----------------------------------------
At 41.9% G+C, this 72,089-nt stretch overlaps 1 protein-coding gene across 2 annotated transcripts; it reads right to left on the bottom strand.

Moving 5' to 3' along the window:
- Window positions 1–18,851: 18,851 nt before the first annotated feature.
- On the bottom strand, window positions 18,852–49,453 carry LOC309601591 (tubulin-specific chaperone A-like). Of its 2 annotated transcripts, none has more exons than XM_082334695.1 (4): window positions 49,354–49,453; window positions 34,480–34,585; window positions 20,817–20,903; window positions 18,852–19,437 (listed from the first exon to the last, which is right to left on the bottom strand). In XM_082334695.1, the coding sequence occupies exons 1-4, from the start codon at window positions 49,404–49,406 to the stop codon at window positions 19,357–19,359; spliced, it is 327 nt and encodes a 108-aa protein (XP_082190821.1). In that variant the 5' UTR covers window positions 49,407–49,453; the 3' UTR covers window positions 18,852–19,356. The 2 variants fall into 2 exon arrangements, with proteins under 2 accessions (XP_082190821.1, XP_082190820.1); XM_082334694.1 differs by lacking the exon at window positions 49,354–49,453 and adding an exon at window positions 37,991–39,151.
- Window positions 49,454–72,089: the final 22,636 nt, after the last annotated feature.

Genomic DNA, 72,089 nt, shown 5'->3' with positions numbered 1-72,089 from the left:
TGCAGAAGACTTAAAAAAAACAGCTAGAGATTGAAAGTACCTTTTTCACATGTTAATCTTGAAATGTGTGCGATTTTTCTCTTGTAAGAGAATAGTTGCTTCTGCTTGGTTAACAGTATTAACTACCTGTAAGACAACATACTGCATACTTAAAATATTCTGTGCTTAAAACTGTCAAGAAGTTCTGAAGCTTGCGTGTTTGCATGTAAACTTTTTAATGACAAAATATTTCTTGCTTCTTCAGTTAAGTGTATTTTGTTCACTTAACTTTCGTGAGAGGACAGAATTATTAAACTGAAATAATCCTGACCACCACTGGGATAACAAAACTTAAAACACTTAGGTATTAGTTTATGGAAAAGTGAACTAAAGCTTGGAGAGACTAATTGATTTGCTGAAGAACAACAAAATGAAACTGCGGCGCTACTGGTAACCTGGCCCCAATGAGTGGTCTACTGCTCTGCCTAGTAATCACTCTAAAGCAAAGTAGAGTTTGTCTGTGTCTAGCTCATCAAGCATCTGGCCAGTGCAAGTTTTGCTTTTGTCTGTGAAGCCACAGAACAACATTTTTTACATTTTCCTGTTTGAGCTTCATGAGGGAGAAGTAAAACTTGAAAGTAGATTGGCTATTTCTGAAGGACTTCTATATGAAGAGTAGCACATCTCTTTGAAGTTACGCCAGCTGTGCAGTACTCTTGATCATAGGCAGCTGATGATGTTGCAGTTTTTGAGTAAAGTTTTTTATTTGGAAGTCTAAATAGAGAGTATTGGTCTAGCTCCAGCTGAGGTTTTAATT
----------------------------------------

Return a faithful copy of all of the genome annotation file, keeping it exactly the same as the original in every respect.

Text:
At 41.9% G+C, this 72,089-nt stretch overlaps 1 protein-coding gene across 2 annotated transcripts; it reads right to left on the bottom strand.

Moving 5' to 3' along the window:
- Window positions 1–18,851: 18,851 nt before the first annotated feature.
- On the bottom strand, window positions 18,852–49,453 carry LOC309601591 (tubulin-specific chaperone A-like). Of its 2 annotated transcripts, none has more exons than XM_082334695.1 (4): window positions 49,354–49,453; window positions 34,480–34,585; window positions 20,817–20,903; window positions 18,852–19,437 (listed from the first exon to the last, which is right to left on the bottom strand). In XM_082334695.1, the coding sequence occupies exons 1-4, from the start codon at window positions 49,404–49,406 to the stop codon at window positions 19,357–19,359; spliced, it is 327 nt and encodes a 108-aa protein (XP_082190821.1). In that variant the 5' UTR covers window positions 49,407–49,453; the 3' UTR covers window positions 18,852–19,356. The 2 variants fall into 2 exon arrangements, with proteins under 2 accessions (XP_082190821.1, XP_082190820.1); XM_082334694.1 differs by lacking the exon at window positions 49,354–49,453 and adding an exon at window positions 37,991–39,151.
- Window positions 49,454–72,089: the final 22,636 nt, after the last annotated feature.

Genomic DNA, 72,089 nt, shown 5'->3' with positions numbered 1-72,089 from the left:
TGCAGAAGACTTAAAAAAAACAGCTAGAGATTGAAAGTACCTTTTTCACATGTTAATCTTGAAATGTGTGCGATTTTTCTCTTGTAAGAGAATAGTTGCTTCTGCTTGGTTAACAGTATTAACTACCTGTAAGACAACATACTGCATACTTAAAATATTCTGTGCTTAAAACTGTCAAGAAGTTCTGAAGCTTGCGTGTTTGCATGTAAACTTTTTAATGACAAAATATTTCTTGCTTCTTCAGTTAAGTGTATTTTGTTCACTTAACTTTCGTGAGAGGACAGAATTATTAAACTGAAATAATCCTGACCACCACTGGGATAACAAAACTTAAAACACTTAGGTATTAGTTTATGGAAAAGTGAACTAAAGCTTGGAGAGACTAATTGATTTGCTGAAGAACAACAAAATGAAACTGCGGCGCTACTGGTAACCTGGCCCCAATGAGTGGTCTACTGCTCTGCCTAGTAATCACTCTAAAGCAAAGTAGAGTTTGTCTGTGTCTAGCTCATCAAGCATCTGGCCAGTGCAAGTTTTGCTTTTGTCTGTGAAGCCACAGAACAACATTTTTTACATTTTCCTGTTTGAGCTTCATGAGGGAGAAGTAAAACTTGAAAGTAGATTGGCTATTTCTGAAGGACTTCTATATGAAGAGTAGCACATCTCTTTGAAGTTACGCCAGCTGTGCAGTACTCTTGATCATAGGCAGCTGATGATGTTGCAGTTTTTGAGTAAAGTTTTTTATTTGGAAGTCTAAATAGAGAGTATTGGTCTAGCTCCAGCTGAGGTTTTAATT